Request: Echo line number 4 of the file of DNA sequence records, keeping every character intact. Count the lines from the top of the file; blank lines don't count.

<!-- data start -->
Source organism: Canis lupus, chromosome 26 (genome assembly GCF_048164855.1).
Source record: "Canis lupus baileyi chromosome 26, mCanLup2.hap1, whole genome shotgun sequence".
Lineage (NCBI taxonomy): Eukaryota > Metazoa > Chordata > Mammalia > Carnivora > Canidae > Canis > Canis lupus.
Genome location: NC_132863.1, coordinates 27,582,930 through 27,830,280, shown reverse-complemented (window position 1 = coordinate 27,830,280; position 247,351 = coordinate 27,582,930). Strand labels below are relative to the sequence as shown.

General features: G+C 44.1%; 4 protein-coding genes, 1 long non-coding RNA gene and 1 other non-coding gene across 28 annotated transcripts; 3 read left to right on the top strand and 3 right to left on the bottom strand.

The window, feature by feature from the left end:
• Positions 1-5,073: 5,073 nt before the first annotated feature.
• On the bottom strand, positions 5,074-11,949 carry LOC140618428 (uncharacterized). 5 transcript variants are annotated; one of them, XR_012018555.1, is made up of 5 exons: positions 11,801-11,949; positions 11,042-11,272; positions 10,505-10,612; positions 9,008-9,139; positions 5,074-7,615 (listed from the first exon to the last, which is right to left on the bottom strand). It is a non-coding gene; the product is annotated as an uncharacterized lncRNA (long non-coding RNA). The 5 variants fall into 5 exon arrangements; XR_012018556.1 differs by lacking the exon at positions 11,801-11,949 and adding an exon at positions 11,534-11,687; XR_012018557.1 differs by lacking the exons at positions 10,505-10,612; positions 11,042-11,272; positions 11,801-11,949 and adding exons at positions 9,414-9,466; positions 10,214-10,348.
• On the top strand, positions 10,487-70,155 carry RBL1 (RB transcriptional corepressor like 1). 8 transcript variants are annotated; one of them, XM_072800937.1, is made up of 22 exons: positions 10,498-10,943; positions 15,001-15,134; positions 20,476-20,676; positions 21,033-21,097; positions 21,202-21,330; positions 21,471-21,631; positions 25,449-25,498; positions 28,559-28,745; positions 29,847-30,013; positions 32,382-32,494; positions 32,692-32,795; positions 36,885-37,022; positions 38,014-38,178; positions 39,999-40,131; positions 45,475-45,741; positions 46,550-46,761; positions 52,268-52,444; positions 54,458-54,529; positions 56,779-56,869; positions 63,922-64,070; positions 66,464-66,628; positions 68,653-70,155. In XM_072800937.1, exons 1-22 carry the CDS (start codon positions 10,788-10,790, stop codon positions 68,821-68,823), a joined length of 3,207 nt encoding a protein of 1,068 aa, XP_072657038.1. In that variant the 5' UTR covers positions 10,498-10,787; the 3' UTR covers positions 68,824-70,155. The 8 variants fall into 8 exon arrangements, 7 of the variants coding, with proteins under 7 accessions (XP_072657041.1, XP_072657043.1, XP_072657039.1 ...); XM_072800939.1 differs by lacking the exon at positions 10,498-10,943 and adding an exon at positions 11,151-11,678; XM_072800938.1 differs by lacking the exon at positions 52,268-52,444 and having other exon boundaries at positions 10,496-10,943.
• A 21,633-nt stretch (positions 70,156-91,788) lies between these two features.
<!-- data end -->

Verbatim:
Genome location: NC_132863.1, coordinates 27,582,930 through 27,830,280, shown reverse-complemented (window position 1 = coordinate 27,830,280; position 247,351 = coordinate 27,582,930). Strand labels below are relative to the sequence as shown.